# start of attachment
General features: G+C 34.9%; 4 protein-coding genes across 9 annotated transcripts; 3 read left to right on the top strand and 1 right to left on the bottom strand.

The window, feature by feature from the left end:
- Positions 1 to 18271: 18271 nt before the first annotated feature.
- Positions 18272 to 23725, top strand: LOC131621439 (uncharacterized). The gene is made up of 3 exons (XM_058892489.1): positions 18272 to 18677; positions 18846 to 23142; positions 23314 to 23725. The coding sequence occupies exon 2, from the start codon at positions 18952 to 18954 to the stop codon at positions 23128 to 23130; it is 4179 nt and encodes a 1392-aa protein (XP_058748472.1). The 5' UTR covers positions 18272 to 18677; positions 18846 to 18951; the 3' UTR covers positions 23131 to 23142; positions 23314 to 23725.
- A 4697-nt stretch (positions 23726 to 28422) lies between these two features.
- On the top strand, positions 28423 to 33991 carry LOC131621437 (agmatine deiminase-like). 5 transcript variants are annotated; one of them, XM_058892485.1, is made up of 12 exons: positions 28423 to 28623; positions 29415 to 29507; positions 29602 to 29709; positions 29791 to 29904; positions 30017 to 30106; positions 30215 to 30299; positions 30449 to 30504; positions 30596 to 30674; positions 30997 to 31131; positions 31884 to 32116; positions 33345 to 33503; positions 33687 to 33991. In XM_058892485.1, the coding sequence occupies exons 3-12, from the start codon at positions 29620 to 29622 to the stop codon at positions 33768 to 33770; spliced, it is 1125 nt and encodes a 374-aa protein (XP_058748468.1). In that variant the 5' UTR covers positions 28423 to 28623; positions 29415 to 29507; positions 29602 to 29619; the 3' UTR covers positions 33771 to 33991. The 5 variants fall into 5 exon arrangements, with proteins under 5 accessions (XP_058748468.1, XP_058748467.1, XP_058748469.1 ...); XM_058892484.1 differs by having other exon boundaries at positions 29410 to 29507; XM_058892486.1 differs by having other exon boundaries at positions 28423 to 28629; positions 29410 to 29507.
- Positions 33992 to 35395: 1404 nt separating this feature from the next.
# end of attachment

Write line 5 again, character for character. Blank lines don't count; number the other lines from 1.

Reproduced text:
- A 4697-nt stretch (positions 23726 to 28422) lies between these two features.